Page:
As the airport taxi pulled into Jerusalem’s Graetz Street following Israel’s nearly two-year COVID-induced travel bans, certain architectural changes caught my eye.
The wide-berthed structure on the corner seemed to have lost its tenant, as the Mandel Foundation sign on the outside was gone. New construction was under way next door, with a three-story building replacing the previous cottage. The third structure on the street, the five-unit building housing my apartment, appeared intact, but a glass-enclosed beit midrash (study hall) was added to the Shir Hadash synagogue, which began services next door to me, a few months before I returned to my alternate residence in Riverdale, New York.
Before COVID, my wife, Miriam, and I, a retired academic, lived half the year in Israel, drawn back to America by the sway of 13 grandchildren. Now, having penetrated the restrictive, bureaucratic walls of travel to Israel, what was it like to spend one month in this pandemic-scarred sacred city?
Start-up activities included praying at the Kotel, buying transportation cards, renewing phone service and newspaper subscriptions and depositing money in my bank account to pay ongoing real estate and utilities costs.
Life-cycle events surfaced only a few days following our arrival. Arlene, a retired New York City high school math teacher, with whom, together with her husband, Phil, we exchanged Shabbat meals over the years, died from a prolonged illness. Following eulogies at the stark mortuary at Har Hamenuhot Cemetery, we were among some 100 mourners at her burial. Not far from Arlene’s grave, we walked to the year-old resting place of David Quint, my Daf Yomi melamed (instructor) for the final 25 years of his 52-year life. Our third cemetery visit was to the graves of Miriam’s parents, buried in a Gerrer Hassidim section.
On a lighter, rite de passage note, early on in our stay here, Miriam and I were honored to be escorts of the firstborn son of Tzvi and Rena at his brit. These relatives, hailing from New York City, arrived six months ago for Tzvi to study at the Mir Yeshiva. They hope to be joined on aliyah soon by his parents and nine siblings.
Schedule-wise, my days in Jerusalem began with davening at the conveniently located shul next door, followed by an English-language Daf Yomi session. On Monday and Thursday mornings, I joined some 30 other English-speaking retirees at an English-language kollel at Hazvi Yisrael Synagogue, led by dynamic native Englishman Rabbi Alan Kimche. Afterward, I usually went for a 40-minute run, strategically planned to minimize weight gain from this city’s delicious breads and cakes.
Over many days, we met friends, ran errands, finalized our last will and testament with our lawyer, and took advantage of Jerusalem’s rich cultural offerings, such as watching a beautiful filmed production of The Nutcracker Suite at the Jerusalem Theater. Significantly, we advanced our aliyah application, meeting with the Nefesh B’Nefesh counselor at its modern Cinema City headquarters. Amid this busy routine, I spent very little time organizing research notes that I optimistically brought from America.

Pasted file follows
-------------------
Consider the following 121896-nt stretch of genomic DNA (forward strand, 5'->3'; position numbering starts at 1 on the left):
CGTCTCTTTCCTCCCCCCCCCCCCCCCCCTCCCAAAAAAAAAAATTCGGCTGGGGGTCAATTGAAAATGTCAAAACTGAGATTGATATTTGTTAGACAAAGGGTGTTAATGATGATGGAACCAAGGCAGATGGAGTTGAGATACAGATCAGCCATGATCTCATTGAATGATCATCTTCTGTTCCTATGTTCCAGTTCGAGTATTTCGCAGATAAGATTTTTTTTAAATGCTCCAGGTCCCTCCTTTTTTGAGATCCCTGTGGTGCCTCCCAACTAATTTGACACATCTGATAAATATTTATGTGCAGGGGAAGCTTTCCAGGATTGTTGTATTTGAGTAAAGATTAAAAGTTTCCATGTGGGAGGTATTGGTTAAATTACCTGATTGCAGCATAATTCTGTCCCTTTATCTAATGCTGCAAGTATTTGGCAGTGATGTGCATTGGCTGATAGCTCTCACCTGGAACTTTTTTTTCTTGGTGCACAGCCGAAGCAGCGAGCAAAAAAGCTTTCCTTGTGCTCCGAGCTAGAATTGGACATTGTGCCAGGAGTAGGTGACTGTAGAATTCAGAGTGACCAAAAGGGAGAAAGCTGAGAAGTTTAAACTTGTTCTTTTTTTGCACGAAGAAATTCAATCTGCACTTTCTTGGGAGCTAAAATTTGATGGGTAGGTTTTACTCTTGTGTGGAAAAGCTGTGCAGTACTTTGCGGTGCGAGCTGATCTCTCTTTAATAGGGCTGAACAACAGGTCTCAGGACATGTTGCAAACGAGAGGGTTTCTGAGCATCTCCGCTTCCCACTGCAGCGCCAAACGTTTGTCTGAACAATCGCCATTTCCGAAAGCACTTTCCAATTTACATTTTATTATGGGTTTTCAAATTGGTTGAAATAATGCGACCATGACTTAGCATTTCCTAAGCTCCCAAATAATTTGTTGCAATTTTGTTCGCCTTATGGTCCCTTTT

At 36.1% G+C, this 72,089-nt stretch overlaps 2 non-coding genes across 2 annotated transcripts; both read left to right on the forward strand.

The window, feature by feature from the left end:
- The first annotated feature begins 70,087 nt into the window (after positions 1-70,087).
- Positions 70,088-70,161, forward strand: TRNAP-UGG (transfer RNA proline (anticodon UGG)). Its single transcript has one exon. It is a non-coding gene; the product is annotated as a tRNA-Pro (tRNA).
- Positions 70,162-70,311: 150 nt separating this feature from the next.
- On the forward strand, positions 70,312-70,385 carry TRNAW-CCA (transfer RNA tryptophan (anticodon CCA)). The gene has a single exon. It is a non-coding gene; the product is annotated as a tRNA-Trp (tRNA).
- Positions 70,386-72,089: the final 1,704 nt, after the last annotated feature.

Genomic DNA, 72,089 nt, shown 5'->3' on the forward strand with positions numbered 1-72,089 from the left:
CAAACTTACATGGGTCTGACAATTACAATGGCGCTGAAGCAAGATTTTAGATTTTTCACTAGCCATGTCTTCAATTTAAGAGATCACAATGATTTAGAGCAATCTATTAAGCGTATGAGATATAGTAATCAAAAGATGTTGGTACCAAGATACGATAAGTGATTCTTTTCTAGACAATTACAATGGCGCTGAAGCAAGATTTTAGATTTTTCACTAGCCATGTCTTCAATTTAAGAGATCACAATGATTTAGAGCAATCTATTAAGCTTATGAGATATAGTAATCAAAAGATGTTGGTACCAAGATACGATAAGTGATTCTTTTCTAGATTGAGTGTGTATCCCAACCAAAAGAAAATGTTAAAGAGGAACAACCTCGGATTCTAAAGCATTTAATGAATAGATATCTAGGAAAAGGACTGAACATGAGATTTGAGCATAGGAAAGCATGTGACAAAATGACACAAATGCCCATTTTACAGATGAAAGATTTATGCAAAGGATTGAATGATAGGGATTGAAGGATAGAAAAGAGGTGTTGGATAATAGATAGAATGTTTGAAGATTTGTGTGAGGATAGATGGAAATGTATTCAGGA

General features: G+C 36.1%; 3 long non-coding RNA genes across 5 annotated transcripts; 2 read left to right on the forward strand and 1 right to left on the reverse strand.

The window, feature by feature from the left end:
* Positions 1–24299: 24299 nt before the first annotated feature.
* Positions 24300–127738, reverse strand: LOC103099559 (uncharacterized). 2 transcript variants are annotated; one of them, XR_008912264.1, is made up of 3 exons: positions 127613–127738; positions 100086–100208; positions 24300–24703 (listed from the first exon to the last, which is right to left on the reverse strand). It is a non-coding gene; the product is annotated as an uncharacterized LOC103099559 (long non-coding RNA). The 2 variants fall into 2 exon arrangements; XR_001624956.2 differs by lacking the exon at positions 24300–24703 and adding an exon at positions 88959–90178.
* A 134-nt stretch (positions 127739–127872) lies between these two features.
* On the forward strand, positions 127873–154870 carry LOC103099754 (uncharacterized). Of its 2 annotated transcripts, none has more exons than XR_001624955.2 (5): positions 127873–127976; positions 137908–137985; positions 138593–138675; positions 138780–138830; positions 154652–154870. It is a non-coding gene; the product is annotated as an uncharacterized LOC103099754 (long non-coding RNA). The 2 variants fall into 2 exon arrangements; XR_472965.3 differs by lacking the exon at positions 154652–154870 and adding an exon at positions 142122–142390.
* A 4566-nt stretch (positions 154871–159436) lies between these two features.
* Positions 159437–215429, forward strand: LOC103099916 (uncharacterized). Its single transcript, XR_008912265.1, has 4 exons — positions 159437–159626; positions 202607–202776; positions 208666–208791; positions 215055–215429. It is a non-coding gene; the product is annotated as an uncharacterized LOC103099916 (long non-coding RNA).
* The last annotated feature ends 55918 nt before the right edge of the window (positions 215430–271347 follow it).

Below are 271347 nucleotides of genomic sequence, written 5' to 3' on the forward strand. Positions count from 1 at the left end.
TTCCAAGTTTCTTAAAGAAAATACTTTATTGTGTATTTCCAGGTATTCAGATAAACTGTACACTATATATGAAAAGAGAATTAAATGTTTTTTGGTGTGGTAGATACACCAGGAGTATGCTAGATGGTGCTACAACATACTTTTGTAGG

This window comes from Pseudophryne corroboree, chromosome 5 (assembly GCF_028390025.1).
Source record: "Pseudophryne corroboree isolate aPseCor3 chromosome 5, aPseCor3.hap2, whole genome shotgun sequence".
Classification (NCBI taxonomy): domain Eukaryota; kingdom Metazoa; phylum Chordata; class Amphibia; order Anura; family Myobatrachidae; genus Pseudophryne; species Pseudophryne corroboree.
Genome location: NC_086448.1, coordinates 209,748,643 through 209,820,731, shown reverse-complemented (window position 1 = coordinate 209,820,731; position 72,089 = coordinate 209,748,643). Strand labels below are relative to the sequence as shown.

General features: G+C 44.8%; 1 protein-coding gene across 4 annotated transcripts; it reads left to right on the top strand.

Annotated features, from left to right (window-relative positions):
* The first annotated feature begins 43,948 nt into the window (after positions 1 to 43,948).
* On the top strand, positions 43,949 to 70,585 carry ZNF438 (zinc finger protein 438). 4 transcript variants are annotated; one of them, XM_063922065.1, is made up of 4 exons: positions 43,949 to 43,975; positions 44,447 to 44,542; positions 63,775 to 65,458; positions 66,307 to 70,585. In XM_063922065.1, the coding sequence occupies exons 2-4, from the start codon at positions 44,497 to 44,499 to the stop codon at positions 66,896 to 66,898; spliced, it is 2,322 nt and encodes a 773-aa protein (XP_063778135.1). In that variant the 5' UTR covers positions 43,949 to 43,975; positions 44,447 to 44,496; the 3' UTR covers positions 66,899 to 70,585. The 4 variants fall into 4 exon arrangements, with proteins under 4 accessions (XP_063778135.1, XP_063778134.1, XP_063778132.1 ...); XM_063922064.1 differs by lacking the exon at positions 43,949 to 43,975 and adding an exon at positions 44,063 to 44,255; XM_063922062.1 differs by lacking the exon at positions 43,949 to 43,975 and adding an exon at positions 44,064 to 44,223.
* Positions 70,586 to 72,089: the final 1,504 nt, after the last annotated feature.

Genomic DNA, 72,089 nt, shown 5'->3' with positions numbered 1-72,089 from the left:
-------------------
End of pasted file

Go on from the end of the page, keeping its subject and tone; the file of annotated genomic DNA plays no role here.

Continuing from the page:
If any one experience stood out in my time in Jerusalem, it was the simple but inspirational act of donating a high-riser bed due to refurnishing our apartment. At first, like proper Israeli nationalists, we contacted the lone soldier office. Though they were interested, no truck was available to remove the bed. Somehow, a Ma’alot Dafna WhatsApp group learned of the bed’s availability, and we happily arranged for two married Mir Yeshiva students to transport the bed.
Despite their black garb, I envisioned these two clever twentysomethings, one from Atlanta and the other from Philadelphia, as grad students at an American university. I learned their unlikely biographies as they disassembled the high-riser.
I knew that Mir, the world’s largest yeshiva, featured shiurim (lectures) in Hebrew, Yiddish and English. I expected that the Philadelphian, who prepped at an elite high school and graduated from the University of Pennsylvania majoring in classics, would be in the English track. If not English, perhaps Hebrew. But it was in Yiddish that he chose to study Talmud, jokingly calling his 600-member class the largest shiur in the world. His basis for knowledge of Yiddish were the German classes that he took in college.
Knowing something about the history of American universities, it made me proud to learn of this Ivy Leaguer’s odyssey from the trendy, secular campus scene to Jerusalem Torah spirituality.
The writer is a retired professor who taught political science at New York City’s CUNY public university system for 50 years. His most recent book is Strangers and Natives, a Newspaper Narrative of Early Jewish America, 1734-1869.